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DEFENDERS: COVID-19 exposure notification feature currently not available in Missouri


Big technology companies like Apple and Google have rolled out new technology alerting users if they've possibly been exposed to COVID-19. The technology isn't available to everyone though, only some state's have opted in to this feature. Missouri has not.

In an email response from the Missouri Department of Health and Senior Services, Lisa Cox said this feature "will not be done at a state level but local or private entities can engage in the effort if they choose."

Here's how the feature works; once you opt-in to the system it will generate a random ID for your device. Your phone and the phones around you will work in the background to exchange the IDs via Bluetooth. Your phone will periodically check all the random IDs associated with positive COVID-19 cases against it's own list. If there's a match, you will receive a notification.

Scott Clardy with the Columbia/Boone County Public Health and Human Service Department told ABC 17 News the county would not be opting in to this feature quite yet. One of the main concerns was user privacy.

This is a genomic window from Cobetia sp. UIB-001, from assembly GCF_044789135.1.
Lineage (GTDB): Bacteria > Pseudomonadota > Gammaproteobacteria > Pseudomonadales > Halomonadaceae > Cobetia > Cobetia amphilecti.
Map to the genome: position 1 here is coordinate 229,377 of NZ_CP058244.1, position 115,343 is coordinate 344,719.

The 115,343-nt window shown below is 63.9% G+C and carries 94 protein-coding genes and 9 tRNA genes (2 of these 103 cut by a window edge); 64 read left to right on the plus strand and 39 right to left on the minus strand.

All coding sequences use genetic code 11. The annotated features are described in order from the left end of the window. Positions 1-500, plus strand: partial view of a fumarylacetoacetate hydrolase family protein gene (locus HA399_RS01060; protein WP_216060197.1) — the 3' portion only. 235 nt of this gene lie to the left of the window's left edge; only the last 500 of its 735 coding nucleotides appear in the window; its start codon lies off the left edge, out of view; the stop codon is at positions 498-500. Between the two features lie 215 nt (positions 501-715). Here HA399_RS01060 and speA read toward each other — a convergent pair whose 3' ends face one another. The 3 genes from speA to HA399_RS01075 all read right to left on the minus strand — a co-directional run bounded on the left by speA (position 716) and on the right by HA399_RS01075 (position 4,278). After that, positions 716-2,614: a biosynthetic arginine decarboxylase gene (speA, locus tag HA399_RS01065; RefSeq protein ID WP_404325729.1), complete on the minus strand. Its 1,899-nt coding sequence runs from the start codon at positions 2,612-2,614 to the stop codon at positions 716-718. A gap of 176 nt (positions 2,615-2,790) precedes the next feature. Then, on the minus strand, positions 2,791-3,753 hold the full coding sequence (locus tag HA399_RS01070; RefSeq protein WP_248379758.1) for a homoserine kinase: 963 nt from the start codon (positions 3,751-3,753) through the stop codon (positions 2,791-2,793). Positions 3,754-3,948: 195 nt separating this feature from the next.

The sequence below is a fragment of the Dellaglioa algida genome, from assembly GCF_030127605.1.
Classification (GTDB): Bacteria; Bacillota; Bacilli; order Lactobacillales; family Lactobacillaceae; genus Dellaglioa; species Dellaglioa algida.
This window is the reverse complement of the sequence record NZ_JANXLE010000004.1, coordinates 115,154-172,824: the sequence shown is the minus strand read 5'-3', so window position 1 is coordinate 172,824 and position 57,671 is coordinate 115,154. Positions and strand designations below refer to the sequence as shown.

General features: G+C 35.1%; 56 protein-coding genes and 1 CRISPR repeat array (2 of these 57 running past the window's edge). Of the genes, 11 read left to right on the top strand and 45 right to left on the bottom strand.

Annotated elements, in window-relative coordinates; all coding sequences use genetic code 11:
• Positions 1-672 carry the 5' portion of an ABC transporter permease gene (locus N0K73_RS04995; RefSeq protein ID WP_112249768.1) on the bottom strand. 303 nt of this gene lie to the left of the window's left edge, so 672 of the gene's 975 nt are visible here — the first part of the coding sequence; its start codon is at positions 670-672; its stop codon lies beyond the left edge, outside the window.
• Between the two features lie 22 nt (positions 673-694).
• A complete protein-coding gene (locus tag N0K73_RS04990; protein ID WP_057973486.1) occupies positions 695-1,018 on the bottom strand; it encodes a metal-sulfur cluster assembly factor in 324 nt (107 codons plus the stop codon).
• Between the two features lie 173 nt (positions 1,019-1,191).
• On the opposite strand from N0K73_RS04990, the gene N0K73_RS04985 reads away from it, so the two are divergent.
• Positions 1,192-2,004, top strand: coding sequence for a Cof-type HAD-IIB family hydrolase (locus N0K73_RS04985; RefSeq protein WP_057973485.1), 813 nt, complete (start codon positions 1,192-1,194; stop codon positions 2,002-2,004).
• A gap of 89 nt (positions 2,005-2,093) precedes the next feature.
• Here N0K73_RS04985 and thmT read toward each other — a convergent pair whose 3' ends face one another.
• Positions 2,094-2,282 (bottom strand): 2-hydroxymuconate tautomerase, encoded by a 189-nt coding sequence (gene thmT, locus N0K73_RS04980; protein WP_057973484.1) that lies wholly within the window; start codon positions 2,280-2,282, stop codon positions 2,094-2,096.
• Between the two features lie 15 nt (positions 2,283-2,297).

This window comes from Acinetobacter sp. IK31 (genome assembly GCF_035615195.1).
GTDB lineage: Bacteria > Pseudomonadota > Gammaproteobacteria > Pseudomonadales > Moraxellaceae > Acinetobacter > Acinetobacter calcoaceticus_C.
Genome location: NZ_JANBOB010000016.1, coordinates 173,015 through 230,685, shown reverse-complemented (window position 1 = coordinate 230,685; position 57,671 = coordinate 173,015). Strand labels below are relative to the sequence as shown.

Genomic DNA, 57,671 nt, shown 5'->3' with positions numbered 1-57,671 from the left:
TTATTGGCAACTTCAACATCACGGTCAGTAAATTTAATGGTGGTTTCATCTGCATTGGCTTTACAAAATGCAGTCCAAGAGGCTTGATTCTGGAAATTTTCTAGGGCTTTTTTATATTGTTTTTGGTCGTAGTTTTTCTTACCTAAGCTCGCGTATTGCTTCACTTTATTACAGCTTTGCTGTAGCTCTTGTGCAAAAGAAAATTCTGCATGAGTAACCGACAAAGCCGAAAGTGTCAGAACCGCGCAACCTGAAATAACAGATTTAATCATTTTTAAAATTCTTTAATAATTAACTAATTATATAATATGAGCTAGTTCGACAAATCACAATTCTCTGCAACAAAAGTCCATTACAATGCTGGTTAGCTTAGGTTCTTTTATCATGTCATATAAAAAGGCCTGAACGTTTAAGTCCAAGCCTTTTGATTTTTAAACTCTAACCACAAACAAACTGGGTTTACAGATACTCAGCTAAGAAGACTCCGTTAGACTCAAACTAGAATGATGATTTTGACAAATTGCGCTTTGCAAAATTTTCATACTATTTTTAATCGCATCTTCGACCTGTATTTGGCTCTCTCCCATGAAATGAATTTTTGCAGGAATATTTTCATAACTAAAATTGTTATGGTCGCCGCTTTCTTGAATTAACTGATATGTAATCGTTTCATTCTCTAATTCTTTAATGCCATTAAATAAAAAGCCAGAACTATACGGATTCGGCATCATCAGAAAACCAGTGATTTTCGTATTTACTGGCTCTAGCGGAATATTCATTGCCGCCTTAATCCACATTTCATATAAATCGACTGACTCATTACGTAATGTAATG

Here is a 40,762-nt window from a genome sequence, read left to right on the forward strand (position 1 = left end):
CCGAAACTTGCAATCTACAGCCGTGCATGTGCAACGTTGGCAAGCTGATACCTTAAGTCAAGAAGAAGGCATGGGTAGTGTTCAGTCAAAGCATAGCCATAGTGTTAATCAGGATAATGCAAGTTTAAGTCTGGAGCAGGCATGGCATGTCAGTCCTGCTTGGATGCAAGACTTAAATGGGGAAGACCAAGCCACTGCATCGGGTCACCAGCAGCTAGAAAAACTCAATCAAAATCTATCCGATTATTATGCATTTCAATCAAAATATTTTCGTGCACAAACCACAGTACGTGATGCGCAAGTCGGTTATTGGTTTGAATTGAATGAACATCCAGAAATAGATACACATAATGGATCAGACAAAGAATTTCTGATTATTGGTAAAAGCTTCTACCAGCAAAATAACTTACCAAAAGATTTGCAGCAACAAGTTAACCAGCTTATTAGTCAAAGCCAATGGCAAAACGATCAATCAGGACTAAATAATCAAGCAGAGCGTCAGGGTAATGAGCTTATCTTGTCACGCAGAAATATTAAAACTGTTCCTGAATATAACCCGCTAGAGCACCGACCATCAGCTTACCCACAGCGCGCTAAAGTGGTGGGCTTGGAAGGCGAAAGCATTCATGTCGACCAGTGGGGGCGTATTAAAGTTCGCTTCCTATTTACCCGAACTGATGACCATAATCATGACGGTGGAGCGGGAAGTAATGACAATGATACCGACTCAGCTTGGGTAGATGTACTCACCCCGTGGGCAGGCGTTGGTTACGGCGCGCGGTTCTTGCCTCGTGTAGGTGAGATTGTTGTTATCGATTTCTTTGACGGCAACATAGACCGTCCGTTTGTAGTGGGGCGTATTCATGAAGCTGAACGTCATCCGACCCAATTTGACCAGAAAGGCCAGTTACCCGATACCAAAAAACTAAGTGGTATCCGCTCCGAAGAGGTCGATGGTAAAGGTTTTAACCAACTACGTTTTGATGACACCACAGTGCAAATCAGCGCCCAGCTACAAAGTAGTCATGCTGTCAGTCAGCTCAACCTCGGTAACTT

"We felt as though people would consider that an extreme invasion into their privacy. Nonetheless, someone knowing where you're at all the time," Clardy said.

Clardy also said the feature would only work if people truly opt in for the service and if they go into a true quarantine. "It's a great effort but you still got to have the public health input."

University of Missouri professor, Prasad Calyam said even if the technology is good, having enough people to opt in to the feature is another thing to consider.

"If you don't have enough data, you cannot really make the right conclusion," Calyam said. "It could be used more as a guidance rather than a mandate."

Another factor Calyam said to consider when looking at this feature is false positive or false negative alerts.

"False alarms are very common. It's very common to have false positives and false negatives," Calyam said. "The fact that there is a chance of these false alarms is a very real possibility."

Clardy said due to that also being a possibility, the health department can't take that risk right now.

"This is all dependent on enough people participating and once people opt in, how many of them will go into a true quarantine?"

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Deborah Kendrick

Deborah is a weekday evening anchor and investigative reporter for ABC 17 News.


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